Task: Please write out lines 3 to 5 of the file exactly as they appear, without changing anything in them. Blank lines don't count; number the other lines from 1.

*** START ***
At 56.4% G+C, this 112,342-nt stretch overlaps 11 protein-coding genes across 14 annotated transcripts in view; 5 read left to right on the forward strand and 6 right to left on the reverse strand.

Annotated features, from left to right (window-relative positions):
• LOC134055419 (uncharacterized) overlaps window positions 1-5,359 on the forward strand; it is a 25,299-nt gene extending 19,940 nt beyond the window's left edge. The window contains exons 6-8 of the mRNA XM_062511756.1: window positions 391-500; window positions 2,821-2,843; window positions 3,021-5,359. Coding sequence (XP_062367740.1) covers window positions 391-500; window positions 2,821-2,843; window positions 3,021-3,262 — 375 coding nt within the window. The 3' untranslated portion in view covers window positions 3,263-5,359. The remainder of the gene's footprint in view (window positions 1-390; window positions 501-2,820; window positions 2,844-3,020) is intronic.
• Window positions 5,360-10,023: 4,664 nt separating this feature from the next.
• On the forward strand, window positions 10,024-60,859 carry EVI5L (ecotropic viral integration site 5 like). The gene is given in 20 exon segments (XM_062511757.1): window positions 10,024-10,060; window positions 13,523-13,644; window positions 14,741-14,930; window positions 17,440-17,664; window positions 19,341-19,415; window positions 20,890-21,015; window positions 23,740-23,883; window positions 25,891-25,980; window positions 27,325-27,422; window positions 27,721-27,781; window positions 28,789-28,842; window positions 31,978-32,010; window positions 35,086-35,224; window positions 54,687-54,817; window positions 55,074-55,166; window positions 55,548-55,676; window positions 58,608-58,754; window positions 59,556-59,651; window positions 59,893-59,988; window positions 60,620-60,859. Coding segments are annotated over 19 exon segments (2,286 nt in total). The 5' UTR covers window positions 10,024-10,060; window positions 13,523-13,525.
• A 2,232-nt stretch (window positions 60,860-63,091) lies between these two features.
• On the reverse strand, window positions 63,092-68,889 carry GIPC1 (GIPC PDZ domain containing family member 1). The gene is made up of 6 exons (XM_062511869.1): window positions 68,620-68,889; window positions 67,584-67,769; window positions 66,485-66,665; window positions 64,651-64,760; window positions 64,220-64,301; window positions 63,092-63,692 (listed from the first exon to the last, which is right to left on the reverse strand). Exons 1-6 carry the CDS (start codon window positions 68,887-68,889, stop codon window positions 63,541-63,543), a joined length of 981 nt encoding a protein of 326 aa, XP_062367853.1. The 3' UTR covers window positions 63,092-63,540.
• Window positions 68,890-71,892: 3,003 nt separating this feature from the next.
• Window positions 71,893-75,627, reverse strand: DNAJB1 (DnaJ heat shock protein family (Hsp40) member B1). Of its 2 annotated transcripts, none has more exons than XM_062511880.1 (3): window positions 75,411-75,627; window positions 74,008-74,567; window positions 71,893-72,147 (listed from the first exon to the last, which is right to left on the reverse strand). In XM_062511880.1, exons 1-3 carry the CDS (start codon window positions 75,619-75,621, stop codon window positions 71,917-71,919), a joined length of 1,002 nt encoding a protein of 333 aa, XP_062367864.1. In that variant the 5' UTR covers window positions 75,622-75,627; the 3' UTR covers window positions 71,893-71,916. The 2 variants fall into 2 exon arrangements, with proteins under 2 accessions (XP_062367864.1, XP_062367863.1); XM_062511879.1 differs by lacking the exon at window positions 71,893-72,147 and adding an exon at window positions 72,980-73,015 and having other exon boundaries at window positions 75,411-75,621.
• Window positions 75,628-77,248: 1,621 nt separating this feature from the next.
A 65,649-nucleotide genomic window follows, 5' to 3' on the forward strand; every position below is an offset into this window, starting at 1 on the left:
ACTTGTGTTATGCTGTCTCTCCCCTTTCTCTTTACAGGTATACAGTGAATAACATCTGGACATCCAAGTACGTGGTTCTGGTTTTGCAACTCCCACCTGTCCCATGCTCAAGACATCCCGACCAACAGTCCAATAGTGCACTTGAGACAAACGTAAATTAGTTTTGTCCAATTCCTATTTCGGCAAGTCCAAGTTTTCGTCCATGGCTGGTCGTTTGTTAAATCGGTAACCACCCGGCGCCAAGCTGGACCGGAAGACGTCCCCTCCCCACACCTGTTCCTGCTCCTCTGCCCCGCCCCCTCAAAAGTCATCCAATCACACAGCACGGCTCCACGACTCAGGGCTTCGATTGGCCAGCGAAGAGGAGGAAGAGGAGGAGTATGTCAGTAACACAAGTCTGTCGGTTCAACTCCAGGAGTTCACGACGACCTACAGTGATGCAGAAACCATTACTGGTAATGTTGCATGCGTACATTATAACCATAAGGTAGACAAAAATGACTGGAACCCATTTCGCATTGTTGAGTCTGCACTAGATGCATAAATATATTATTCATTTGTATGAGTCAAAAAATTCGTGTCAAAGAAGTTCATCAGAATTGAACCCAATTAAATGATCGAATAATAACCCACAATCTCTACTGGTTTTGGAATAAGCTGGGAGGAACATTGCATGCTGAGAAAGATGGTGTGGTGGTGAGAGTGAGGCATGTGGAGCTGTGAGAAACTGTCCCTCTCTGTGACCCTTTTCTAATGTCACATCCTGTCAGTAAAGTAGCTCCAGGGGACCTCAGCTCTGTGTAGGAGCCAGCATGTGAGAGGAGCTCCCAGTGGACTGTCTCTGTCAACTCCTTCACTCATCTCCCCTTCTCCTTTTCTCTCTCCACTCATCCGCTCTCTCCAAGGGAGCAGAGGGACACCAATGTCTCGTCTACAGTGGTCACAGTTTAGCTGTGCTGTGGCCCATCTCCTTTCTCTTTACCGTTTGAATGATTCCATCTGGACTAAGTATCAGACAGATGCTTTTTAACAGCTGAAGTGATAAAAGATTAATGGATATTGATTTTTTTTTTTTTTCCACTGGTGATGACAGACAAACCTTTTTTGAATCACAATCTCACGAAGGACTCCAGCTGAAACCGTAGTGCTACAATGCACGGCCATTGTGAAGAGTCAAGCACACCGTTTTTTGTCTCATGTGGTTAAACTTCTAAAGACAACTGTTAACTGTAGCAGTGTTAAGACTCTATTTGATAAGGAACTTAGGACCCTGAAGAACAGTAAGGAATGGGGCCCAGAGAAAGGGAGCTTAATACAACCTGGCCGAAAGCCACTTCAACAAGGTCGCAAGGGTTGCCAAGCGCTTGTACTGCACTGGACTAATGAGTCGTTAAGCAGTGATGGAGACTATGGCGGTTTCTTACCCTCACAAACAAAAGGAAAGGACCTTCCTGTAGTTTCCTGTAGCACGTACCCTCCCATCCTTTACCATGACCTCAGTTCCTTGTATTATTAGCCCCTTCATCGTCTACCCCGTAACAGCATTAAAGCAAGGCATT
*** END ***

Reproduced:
• LOC134055419 (uncharacterized) overlaps window positions 1-5,359 on the forward strand; it is a 25,299-nt gene extending 19,940 nt beyond the window's left edge. The window contains exons 6-8 of the mRNA XM_062511756.1: window positions 391-500; window positions 2,821-2,843; window positions 3,021-5,359. Coding sequence (XP_062367740.1) covers window positions 391-500; window positions 2,821-2,843; window positions 3,021-3,262 — 375 coding nt within the window. The 3' untranslated portion in view covers window positions 3,263-5,359. The remainder of the gene's footprint in view (window positions 1-390; window positions 501-2,820; window positions 2,844-3,020) is intronic.
• Window positions 5,360-10,023: 4,664 nt separating this feature from the next.
• On the forward strand, window positions 10,024-60,859 carry EVI5L (ecotropic viral integration site 5 like). The gene is given in 20 exon segments (XM_062511757.1): window positions 10,024-10,060; window positions 13,523-13,644; window positions 14,741-14,930; window positions 17,440-17,664; window positions 19,341-19,415; window positions 20,890-21,015; window positions 23,740-23,883; window positions 25,891-25,980; window positions 27,325-27,422; window positions 27,721-27,781; window positions 28,789-28,842; window positions 31,978-32,010; window positions 35,086-35,224; window positions 54,687-54,817; window positions 55,074-55,166; window positions 55,548-55,676; window positions 58,608-58,754; window positions 59,556-59,651; window positions 59,893-59,988; window positions 60,620-60,859. Coding segments are annotated over 19 exon segments (2,286 nt in total). The 5' UTR covers window positions 10,024-10,060; window positions 13,523-13,525.